Although the effort to create a historic district on Munjoy Hill has been underway for three years, Councilor Andrew Zarro has many questions that have not been asked previously he said this afternoon in a telephone interview.
That’s why Zarro, serving his first term on the Council, is asking the city’s planning office to answer them before a second final vote is taken by the Council on whether or not to approve the controversial historic designation for the east end of Portland. That vote could come on April 5th, if Zarro wins the support of his colleagues. Whether to follow that path will be decided on Monday, February 22nd.
Whether or not to designate the Hill as the 12th historic district in Portland has become a divisive matter for many. As with other subjects in the past, it has pitted neighbor against neighbor in a community that has had its share of controversy. Some Hill residents were intensely opposed to the narrow gauge railroad that was installed on the Hill waterfront in the early 90s. The mini-trains had been part of the Edaville Railroad, South Carver, Massachusetts. Many of the same opponents of change, aggressively opposed the on-going development of ten acres of property also on the Hill waterfront and currently known as Portland Foreside. Defenders of the status quo lost both extremely nasty battles – in large part because of their NIMBY strategies that lacked facts and were largely emotionally argued.
Zarro has asked the city’s planning office to answer multiple questions in time for the city council meeting on April 5th. The answers to those questions will go a long way in deciding whether Zarro maintains his opposition to the historic district designation that he supported on February 1, 2021. The vote, 5-4, against the designation came as a surprise to many because of the heavy lobbying by the pro-designation advocates. The Munjoy Hill Neighborhood Organization, Greater Portland Landmarks, and the Friends of Sumner Park were among those who supported the historic designation. Despite intense lobbying, Zarro insisted that he was not succumbing to those pressures. “I would never do that,” he said emphatically.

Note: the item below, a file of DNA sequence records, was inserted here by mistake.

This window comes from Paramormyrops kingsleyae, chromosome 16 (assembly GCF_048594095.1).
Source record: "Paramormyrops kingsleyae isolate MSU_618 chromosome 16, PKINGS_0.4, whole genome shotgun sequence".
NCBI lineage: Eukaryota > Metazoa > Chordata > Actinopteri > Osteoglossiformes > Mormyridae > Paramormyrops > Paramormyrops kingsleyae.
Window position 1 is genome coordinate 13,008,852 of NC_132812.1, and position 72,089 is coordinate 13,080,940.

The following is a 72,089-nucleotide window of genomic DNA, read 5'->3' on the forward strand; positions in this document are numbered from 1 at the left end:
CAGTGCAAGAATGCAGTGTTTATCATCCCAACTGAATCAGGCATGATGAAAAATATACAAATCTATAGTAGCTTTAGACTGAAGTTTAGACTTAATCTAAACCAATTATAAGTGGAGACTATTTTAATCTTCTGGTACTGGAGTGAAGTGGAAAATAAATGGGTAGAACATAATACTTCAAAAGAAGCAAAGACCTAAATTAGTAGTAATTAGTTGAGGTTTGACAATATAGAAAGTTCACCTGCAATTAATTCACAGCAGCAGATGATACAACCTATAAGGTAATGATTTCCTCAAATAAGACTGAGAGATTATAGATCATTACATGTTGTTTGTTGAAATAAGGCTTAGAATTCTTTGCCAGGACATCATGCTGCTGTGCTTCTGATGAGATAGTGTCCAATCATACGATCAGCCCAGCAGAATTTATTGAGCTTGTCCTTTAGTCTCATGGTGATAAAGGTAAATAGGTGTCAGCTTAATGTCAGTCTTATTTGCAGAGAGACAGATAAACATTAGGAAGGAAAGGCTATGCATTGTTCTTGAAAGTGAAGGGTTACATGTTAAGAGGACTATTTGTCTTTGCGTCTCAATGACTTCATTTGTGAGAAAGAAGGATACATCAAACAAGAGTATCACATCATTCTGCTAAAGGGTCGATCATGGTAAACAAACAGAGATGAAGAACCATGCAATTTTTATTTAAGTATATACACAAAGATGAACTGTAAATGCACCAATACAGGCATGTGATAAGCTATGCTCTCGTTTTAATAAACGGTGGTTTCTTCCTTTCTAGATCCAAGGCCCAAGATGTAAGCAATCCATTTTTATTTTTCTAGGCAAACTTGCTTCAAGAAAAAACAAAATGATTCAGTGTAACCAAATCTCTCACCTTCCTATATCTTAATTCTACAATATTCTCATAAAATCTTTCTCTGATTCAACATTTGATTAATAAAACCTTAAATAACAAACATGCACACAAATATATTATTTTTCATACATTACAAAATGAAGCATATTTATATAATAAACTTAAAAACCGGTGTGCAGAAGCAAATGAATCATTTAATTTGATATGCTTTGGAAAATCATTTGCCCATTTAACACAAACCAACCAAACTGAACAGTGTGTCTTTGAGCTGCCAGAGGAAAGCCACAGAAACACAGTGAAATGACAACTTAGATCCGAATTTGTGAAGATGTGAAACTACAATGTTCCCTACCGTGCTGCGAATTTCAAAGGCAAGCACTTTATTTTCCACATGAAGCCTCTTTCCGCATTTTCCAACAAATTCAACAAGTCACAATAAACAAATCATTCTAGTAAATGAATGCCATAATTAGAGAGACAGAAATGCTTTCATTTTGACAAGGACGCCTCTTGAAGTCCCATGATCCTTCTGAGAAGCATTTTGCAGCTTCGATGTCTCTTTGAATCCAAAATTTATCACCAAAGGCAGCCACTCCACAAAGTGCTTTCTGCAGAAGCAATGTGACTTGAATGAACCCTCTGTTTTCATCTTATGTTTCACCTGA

For example, Zarro would like to know how the historic designation affects the cost of housing for renters and homeowners. He would also like to know how many neighborhood meetings on the designation were held, and what percentage of the district did they represent. Another of his questions is: “What story are we telling and how did we get there?” in relation to a racial impact statement. Zarro said he received about 200 emails on the designation from Portland constituents. Some of his questions were inspired by emails from them. “My constituents had questions that needed to be answered. They deserved answers. They were good questions and I would like answers to them as well,” said Zarro. “It’s time.”
Zarro, whose educational background qualifies him best to serve on the city council than any of his counterparts, has a BS in Applied Economics and a Masters Degree in Public Administration. This background makes data collection an integral part of his decision making. “There is no shame in asking for more information,” he said. “If we need to spend a little longer on this, so be it.”
Zarro, a native Vermonter, who has lived in Portland for the past seven years, would like to hire a consultant to produce a report on the impact of the eleven districts already in existence in Portland. He said there is funding available for such studies, so money for such a report would not have to come out of the city’s tight budget.
The conscientious Zarro said he wants to do a good job and enact good public policy for his constituents and the city of Portland as a whole. He’s off to a good start.